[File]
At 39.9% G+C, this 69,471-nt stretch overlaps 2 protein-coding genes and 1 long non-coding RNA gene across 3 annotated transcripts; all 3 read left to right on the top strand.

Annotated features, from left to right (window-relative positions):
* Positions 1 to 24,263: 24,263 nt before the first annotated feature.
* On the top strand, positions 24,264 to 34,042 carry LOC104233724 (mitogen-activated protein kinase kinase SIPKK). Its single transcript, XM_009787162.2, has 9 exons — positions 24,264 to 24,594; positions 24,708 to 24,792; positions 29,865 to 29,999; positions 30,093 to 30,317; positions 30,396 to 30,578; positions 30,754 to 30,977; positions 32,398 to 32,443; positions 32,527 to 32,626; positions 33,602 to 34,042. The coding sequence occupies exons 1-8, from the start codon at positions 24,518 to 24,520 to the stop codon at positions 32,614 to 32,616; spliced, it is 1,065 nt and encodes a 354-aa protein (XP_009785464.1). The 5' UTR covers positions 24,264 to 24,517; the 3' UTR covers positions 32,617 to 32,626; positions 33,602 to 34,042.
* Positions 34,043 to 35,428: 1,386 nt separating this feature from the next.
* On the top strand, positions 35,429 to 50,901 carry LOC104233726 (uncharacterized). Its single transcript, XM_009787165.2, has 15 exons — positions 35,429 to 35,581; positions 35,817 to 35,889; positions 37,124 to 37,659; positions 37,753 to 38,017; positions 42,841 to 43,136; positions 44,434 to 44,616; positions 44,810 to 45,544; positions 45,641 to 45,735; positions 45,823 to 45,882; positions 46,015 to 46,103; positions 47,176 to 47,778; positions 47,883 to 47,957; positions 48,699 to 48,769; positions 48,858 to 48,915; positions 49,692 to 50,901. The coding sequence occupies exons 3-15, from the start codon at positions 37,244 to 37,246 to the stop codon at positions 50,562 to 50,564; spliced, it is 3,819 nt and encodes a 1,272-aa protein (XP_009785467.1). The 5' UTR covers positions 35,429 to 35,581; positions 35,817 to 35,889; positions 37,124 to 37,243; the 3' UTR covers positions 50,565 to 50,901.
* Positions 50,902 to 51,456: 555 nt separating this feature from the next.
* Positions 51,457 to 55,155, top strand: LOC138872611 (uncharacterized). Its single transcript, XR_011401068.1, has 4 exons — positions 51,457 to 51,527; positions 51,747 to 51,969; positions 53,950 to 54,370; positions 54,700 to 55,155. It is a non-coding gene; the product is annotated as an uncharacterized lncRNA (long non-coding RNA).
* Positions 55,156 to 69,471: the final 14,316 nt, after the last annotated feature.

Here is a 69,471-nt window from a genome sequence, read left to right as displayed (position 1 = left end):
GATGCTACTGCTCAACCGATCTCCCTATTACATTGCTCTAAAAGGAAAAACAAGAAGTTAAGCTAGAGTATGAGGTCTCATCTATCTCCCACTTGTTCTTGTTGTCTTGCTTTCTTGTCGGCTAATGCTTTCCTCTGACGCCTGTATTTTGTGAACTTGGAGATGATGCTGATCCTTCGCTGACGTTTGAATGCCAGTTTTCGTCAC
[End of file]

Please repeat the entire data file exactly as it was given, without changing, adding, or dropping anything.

At 39.9% G+C, this 69,471-nt stretch overlaps 2 protein-coding genes and 1 long non-coding RNA gene across 3 annotated transcripts; all 3 read left to right on the top strand.

Annotated features, from left to right (window-relative positions):
* Positions 1 to 24,263: 24,263 nt before the first annotated feature.
* On the top strand, positions 24,264 to 34,042 carry LOC104233724 (mitogen-activated protein kinase kinase SIPKK). Its single transcript, XM_009787162.2, has 9 exons — positions 24,264 to 24,594; positions 24,708 to 24,792; positions 29,865 to 29,999; positions 30,093 to 30,317; positions 30,396 to 30,578; positions 30,754 to 30,977; positions 32,398 to 32,443; positions 32,527 to 32,626; positions 33,602 to 34,042. The coding sequence occupies exons 1-8, from the start codon at positions 24,518 to 24,520 to the stop codon at positions 32,614 to 32,616; spliced, it is 1,065 nt and encodes a 354-aa protein (XP_009785464.1). The 5' UTR covers positions 24,264 to 24,517; the 3' UTR covers positions 32,617 to 32,626; positions 33,602 to 34,042.
* Positions 34,043 to 35,428: 1,386 nt separating this feature from the next.
* On the top strand, positions 35,429 to 50,901 carry LOC104233726 (uncharacterized). Its single transcript, XM_009787165.2, has 15 exons — positions 35,429 to 35,581; positions 35,817 to 35,889; positions 37,124 to 37,659; positions 37,753 to 38,017; positions 42,841 to 43,136; positions 44,434 to 44,616; positions 44,810 to 45,544; positions 45,641 to 45,735; positions 45,823 to 45,882; positions 46,015 to 46,103; positions 47,176 to 47,778; positions 47,883 to 47,957; positions 48,699 to 48,769; positions 48,858 to 48,915; positions 49,692 to 50,901. The coding sequence occupies exons 3-15, from the start codon at positions 37,244 to 37,246 to the stop codon at positions 50,562 to 50,564; spliced, it is 3,819 nt and encodes a 1,272-aa protein (XP_009785467.1). The 5' UTR covers positions 35,429 to 35,581; positions 35,817 to 35,889; positions 37,124 to 37,243; the 3' UTR covers positions 50,565 to 50,901.
* Positions 50,902 to 51,456: 555 nt separating this feature from the next.
* Positions 51,457 to 55,155, top strand: LOC138872611 (uncharacterized). Its single transcript, XR_011401068.1, has 4 exons — positions 51,457 to 51,527; positions 51,747 to 51,969; positions 53,950 to 54,370; positions 54,700 to 55,155. It is a non-coding gene; the product is annotated as an uncharacterized lncRNA (long non-coding RNA).
* Positions 55,156 to 69,471: the final 14,316 nt, after the last annotated feature.

Here is a 69,471-nt window from a genome sequence, read left to right as displayed (position 1 = left end):
GATGCTACTGCTCAACCGATCTCCCTATTACATTGCTCTAAAAGGAAAAACAAGAAGTTAAGCTAGAGTATGAGGTCTCATCTATCTCCCACTTGTTCTTGTTGTCTTGCTTTCTTGTCGGCTAATGCTTTCCTCTGACGCCTGTATTTTGTGAACTTGGAGATGATGCTGATCCTTCGCTGACGTTTGAATGCCAGTTTTCGTCAC